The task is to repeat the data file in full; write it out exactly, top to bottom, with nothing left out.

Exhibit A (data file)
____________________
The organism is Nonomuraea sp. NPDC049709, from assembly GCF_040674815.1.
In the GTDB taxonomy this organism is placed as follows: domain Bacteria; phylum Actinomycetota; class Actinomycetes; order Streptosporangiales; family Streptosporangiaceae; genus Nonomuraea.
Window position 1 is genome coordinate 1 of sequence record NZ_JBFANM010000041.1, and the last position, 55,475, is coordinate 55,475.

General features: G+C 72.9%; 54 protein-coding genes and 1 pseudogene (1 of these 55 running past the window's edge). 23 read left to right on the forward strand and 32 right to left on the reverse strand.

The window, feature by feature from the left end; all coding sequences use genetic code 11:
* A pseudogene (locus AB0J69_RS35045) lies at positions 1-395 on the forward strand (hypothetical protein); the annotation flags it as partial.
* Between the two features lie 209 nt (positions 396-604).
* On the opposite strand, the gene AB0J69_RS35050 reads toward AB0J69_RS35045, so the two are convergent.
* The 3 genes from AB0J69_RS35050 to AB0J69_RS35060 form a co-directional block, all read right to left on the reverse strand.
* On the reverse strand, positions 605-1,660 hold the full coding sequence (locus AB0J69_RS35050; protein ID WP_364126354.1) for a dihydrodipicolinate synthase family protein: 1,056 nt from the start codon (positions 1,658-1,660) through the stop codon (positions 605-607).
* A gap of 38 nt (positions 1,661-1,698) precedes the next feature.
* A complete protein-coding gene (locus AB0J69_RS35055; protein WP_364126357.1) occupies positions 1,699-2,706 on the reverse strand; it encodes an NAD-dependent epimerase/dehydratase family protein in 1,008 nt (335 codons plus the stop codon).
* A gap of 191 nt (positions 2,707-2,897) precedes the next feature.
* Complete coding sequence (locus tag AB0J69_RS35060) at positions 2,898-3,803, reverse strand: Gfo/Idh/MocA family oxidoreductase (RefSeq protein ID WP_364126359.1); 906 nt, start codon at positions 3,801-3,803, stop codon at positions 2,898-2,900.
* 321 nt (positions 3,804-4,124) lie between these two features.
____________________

The organism is Nonomuraea sp. NPDC049709, from assembly GCF_040674815.1.
In the GTDB taxonomy this organism is placed as follows: domain Bacteria; phylum Actinomycetota; class Actinomycetes; order Streptosporangiales; family Streptosporangiaceae; genus Nonomuraea.
Window position 1 is genome coordinate 1 of sequence record NZ_JBFANM010000041.1, and the last position, 55,475, is coordinate 55,475.

General features: G+C 72.9%; 54 protein-coding genes and 1 pseudogene (1 of these 55 running past the window's edge). 23 read left to right on the forward strand and 32 right to left on the reverse strand.

The window, feature by feature from the left end; all coding sequences use genetic code 11:
* A pseudogene (locus AB0J69_RS35045) lies at positions 1-395 on the forward strand (hypothetical protein); the annotation flags it as partial.
* Between the two features lie 209 nt (positions 396-604).
* On the opposite strand, the gene AB0J69_RS35050 reads toward AB0J69_RS35045, so the two are convergent.
* The 3 genes from AB0J69_RS35050 to AB0J69_RS35060 form a co-directional block, all read right to left on the reverse strand.
* On the reverse strand, positions 605-1,660 hold the full coding sequence (locus AB0J69_RS35050; protein ID WP_364126354.1) for a dihydrodipicolinate synthase family protein: 1,056 nt from the start codon (positions 1,658-1,660) through the stop codon (positions 605-607).
* A gap of 38 nt (positions 1,661-1,698) precedes the next feature.
* A complete protein-coding gene (locus AB0J69_RS35055; protein WP_364126357.1) occupies positions 1,699-2,706 on the reverse strand; it encodes an NAD-dependent epimerase/dehydratase family protein in 1,008 nt (335 codons plus the stop codon).
* A gap of 191 nt (positions 2,707-2,897) precedes the next feature.
* Complete coding sequence (locus tag AB0J69_RS35060) at positions 2,898-3,803, reverse strand: Gfo/Idh/MocA family oxidoreductase (RefSeq protein ID WP_364126359.1); 906 nt, start codon at positions 3,801-3,803, stop codon at positions 2,898-2,900.
* 321 nt (positions 3,804-4,124) lie between these two features.